The New Gen Ed Lottery System, Explained
Armed Individuals Sighted in Harvard Square Arraigned
Harvard Students Form Coalition Supporting Slave Photo Lawsuit's Demands
Police Apprehend Armed Man and Woman in Central Square
107 Faculty Called for Review of Tenure Procedures in Letter to Dean Gay
A frustrated Undergraduate Council heavily debated legislation supporting the Harvard chapter of Students for a Just and Stable Future (SJSF) before ultimately deciding to “kill the bill” due to concerns about setting unintended precedents.
SJSF, a student-led volunteer network that campaigns for solutions to the current climate crisis, plans to host a lobbying event on Earth Day and solicited official UC support for their cause, which would have provided them with publicity through inclusion in both the UC Weekly and the UC’s VeriCorps event sign-up list.
However, some members raised concerns that this legislation would be setting dangerous precedents. In particular, members worried that formally endorsing a group that promoted a particular cause—as opposed to other more campus-centric groups—would put the UC in a position of making decisions on what types of causes were appropriate to endorse.
Tengbo Li ’12, UC Education Committee Chair and sponsor of the act, tried to ensure members that this would not be an issue.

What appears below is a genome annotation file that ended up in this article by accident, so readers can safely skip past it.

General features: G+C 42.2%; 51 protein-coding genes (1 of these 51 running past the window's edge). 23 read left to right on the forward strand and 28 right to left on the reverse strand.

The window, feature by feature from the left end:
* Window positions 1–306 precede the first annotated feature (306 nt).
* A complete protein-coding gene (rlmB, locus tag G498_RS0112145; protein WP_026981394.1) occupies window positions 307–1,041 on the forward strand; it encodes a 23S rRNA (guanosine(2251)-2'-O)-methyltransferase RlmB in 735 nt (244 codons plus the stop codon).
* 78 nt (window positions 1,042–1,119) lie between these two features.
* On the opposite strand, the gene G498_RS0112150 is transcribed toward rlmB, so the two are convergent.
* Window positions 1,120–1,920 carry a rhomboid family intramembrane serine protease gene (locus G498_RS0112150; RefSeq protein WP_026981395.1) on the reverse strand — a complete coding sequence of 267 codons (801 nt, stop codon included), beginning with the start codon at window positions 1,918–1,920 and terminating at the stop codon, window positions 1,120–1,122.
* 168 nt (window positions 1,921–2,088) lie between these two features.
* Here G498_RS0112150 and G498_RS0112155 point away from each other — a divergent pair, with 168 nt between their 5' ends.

“While a lot of student groups may use us as a resource, I don’t think this is setting us up for any sort of tidal wave of student groups using us as publicity for their causes,” Li said.
Others felt that legislation was an unnecessary formality that would inconvenience future UC legislative procedures.
“We don’t want to set precedent that every time we want something on the UC Weekly, we bring it before council and debate for 20 minutes,” said UC Student Initiatives Committee Chair David Gonzalez ’11.
Daniel P. Bicknell ’13, who ultimately motioned to kill the bill, said he agreed with Gonzalez.
“I look forward to the event, but I don’t think we need legislation to support this,” he said.
As an alternative, Bicknell proposed that the event be publicized on the UC Weekly as a “featured event”—essentially maintaining the same publicity that would have been established by the debated publicity act, he said.
The only major change resulting from not passing the legislation is that the event will not also receive the informal endorsement of VeriCorps—a new UC initiative that aims to connect student groups and their events with interested students.
“Vericorps just started and it was publicized as supporting events, not advocacy things, so I feel uncomfortable having VeriCorps give this event official endorsement,” said Jennifer Q. Zhu ’14, the UC representative who had sponsored VeriCorps.
“This event doesn’t have to be publicized through the UC, it could always just be publicized through normal means like house lists.”
—Staff writer Rachael Apfel can be reached at firstname.lastname@example.org.
Want to keep up with breaking news? Subscribe to our email newsletter.